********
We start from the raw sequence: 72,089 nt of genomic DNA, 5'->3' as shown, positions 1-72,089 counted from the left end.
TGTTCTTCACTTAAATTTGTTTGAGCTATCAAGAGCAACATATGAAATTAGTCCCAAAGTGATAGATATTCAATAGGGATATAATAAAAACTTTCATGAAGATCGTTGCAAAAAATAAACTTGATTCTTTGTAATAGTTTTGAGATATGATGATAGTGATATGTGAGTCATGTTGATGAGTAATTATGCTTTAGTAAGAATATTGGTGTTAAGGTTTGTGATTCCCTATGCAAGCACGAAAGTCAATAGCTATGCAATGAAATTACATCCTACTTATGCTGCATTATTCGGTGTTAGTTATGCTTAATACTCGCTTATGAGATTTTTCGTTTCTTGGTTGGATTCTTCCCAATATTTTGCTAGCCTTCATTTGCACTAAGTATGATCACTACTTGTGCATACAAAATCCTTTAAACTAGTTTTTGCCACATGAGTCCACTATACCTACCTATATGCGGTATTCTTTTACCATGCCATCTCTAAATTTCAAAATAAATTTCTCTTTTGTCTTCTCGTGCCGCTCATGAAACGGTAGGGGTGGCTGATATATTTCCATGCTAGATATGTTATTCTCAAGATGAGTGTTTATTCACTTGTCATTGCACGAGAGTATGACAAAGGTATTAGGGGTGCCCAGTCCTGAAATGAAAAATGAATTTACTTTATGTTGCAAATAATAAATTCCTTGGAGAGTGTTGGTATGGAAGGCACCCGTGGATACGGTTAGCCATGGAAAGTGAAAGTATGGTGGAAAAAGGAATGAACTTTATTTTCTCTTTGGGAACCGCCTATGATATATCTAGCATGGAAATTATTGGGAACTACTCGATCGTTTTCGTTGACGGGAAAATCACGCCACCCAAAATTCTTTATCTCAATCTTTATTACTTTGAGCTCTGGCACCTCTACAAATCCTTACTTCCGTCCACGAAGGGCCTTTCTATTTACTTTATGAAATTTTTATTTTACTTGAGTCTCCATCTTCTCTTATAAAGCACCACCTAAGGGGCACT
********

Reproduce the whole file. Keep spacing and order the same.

We start from the raw sequence: 72,089 nt of genomic DNA, 5'->3' as shown, positions 1-72,089 counted from the left end.
TGTTCTTCACTTAAATTTGTTTGAGCTATCAAGAGCAACATATGAAATTAGTCCCAAAGTGATAGATATTCAATAGGGATATAATAAAAACTTTCATGAAGATCGTTGCAAAAAATAAACTTGATTCTTTGTAATAGTTTTGAGATATGATGATAGTGATATGTGAGTCATGTTGATGAGTAATTATGCTTTAGTAAGAATATTGGTGTTAAGGTTTGTGATTCCCTATGCAAGCACGAAAGTCAATAGCTATGCAATGAAATTACATCCTACTTATGCTGCATTATTCGGTGTTAGTTATGCTTAATACTCGCTTATGAGATTTTTCGTTTCTTGGTTGGATTCTTCCCAATATTTTGCTAGCCTTCATTTGCACTAAGTATGATCACTACTTGTGCATACAAAATCCTTTAAACTAGTTTTTGCCACATGAGTCCACTATACCTACCTATATGCGGTATTCTTTTACCATGCCATCTCTAAATTTCAAAATAAATTTCTCTTTTGTCTTCTCGTGCCGCTCATGAAACGGTAGGGGTGGCTGATATATTTCCATGCTAGATATGTTATTCTCAAGATGAGTGTTTATTCACTTGTCATTGCACGAGAGTATGACAAAGGTATTAGGGGTGCCCAGTCCTGAAATGAAAAATGAATTTACTTTATGTTGCAAATAATAAATTCCTTGGAGAGTGTTGGTATGGAAGGCACCCGTGGATACGGTTAGCCATGGAAAGTGAAAGTATGGTGGAAAAAGGAATGAACTTTATTTTCTCTTTGGGAACCGCCTATGATATATCTAGCATGGAAATTATTGGGAACTACTCGATCGTTTTCGTTGACGGGAAAATCACGCCACCCAAAATTCTTTATCTCAATCTTTATTACTTTGAGCTCTGGCACCTCTACAAATCCTTACTTCCGTCCACGAAGGGCCTTTCTATTTACTTTATGAAATTTTTATTTTACTTGAGTCTCCATCTTCTCTTATAAAGCACCACCTAAGGGGCACT